The ACRUMEN software quality definition is a simple list of briefly-named and easily-understood aspects that more or less completely cover the subject of software quality, to the level that five-nines of us will ever need. The acronym ACRUMEN (try saying that ten times fast) stands for the idea that software should be:
|Appropriate:||doing the right job (what the stakeholders need)|
|Correct:||doing the job right (i.e., correctly)|
|Robust:||hard to make it malfunction, or even seem to|
|Usable:||easy for the intended users to use|
|Maintainable:||easy for the developers to change|
|Efficient:||easy on resources (technical and other)|
So what does the N stand for? Nothing, I just tacked it on to make a real word! ;-)
And why all this yellow?! I said “acrumen” was a real word, but I didn’t say it was English! It’s Latin for sour fruit, such as grapefruit, limes, and of course especially lemons. So, lemon yellow is the official color of ACRUMEN.
So why do we need another definition? Most of the ones I found, when I was looking for one several years ago, have one or more serious problems:
Many are long lists of abstruse terms, so they’re nearly impossible to remember (never mind teach to juniors) and very difficult to apply.
Many are proprietary, so we need to buy expensive software tools, and/or expensive documents. (Yeah, I’m lookin’ straight at you, ITU! And don’t think I don’t see you sneakin’ around there, ISO!)
Many are only applicable to certain kinds of software, such as Object-Oriented programming or a web application.
Many are more focused on the process or some byproducts, saying you must hold some particular meetings or write some particular documents. Those things might be useful, but to make them part of the definition entirely misses the point. It’s certainly possibly to hold the meetings and produce the documents yet produce low-quality software, or produce high-quality software without them.
But I did find some good things. In particular, Phil Nash’s “CAREER” system is very good . . . and almost the same as ACRUMEN. (That’s how I know it’s good, he said ever so humbly.) You can get some explanation from this YouTube video of his presentation to the Munich C++ Meetup, including some interesting exploration of the interplay between some pairs of aspects. To compare and contrast a bit:
|Usable||=>||Left out, or maybe part of Applicable|
|Maintainable||=>||Evolvable and Reasonable|
or to go the other way,
|Applicable||=>||Appropriate, and maybe Usable|
|Evolvable||=>||Part of Maintainable|
|Reasonable||=>||Part of Maintainable|
Unfortunately I didn’t discover CAREER until I had been working/writing on ACRUMEN for several years. Oh well. Maybe we can work on unifying our ideas. We’ve already been discussing our systems.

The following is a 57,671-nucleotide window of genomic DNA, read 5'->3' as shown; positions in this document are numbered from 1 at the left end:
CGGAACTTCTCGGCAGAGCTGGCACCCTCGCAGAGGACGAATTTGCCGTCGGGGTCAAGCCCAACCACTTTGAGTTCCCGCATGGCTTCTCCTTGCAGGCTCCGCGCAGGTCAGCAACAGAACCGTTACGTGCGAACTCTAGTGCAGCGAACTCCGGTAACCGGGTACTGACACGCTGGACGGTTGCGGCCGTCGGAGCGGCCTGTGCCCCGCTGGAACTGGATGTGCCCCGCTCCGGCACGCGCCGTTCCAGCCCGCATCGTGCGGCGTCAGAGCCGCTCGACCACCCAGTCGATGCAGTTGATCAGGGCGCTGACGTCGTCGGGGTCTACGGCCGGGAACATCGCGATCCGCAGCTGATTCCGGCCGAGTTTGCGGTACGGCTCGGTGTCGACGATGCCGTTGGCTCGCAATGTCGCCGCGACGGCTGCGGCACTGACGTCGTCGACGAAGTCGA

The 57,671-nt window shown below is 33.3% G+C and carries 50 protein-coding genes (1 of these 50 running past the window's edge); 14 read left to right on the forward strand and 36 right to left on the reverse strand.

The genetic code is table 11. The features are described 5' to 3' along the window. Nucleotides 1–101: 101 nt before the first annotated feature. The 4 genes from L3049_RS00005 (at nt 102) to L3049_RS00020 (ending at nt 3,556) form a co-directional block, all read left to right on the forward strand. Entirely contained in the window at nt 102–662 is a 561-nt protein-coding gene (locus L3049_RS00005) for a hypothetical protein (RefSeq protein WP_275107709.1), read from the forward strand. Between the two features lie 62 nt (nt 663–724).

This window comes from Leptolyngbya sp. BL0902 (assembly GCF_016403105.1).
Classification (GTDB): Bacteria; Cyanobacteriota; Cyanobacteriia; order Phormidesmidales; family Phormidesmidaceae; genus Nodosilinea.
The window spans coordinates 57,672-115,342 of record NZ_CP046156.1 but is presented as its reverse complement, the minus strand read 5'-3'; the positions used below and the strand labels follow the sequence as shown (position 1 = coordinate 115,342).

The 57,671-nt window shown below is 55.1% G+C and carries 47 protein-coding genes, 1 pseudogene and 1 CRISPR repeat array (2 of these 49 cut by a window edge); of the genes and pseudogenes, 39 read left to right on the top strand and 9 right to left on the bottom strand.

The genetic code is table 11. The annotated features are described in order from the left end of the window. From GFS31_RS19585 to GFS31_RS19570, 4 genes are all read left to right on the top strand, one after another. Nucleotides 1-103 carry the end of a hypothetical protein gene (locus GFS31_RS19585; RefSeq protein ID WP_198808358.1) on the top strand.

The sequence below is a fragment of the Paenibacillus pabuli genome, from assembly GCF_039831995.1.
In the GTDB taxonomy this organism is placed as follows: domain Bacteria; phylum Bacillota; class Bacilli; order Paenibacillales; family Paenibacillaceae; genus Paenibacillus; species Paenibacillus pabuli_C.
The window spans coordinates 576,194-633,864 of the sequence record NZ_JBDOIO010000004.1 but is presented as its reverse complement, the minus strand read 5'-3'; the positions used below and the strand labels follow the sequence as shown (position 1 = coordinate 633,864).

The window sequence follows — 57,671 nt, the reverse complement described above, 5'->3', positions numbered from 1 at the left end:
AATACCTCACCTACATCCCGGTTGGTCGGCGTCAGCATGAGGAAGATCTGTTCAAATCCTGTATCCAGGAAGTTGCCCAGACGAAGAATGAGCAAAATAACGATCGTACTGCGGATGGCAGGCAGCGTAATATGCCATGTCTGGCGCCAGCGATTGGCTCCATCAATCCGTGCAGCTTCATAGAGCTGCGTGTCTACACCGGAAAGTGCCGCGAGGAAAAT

In 2021, Margaret-Anne Storey, Brian Houck, and Thomas Zimmermann wrote a paper on “How Developers and Managers Define and Trade Productivity for Quality”. It included some fascinating insights into what each group thought the other would say, but more relevantly, also ways to boil both of those ideas down to a short list of aspects! What they wound up for for quality was a set forming the acronym TRUCE:
- Timeliness of features delivered
- Robustness of features
- User delight
- Collaboration needs (of the developers) met
- Evolution needs (of the developers) met
While I can’t fault their methodology, it was pretty clear to me that they were aiming for something quite a bit different, and thus wound up with aspects that were mostly not well suited for the kind of definition I was after. The Collaboration and Evolution needs of the developers could possibly be counted among the “stakeholder needs” that software needs to meet in order to be Appropriate, though that’s in the past once the software is released. User Delight could be considered part of Usability. We both had the idea of Robustness. However, only the Robustness and User Delight would be at all visible to end users, or almost anyone other than the dev team. I emailed Dr. Storey about it, and she confirmed that they were looking at it mainly from the point of view of the developers and their management. So, while we’re not at all on the same page, that seems to be because she and Brian and Tom are reading a different book — still a good one, but different.
For further explanation, see these blog posts:
- ACRUMEN: Appropriateness
- ACRUMEN: Correctness
- ACRUMEN: Robustness
- ACRUMEN: Usability
- ACRUMEN: Maintainability
- ACRUMEN: Efficiency
More explanation of ACRUMEN might be coming here eventually. For now, see my ACRUMEN YouTube playlist.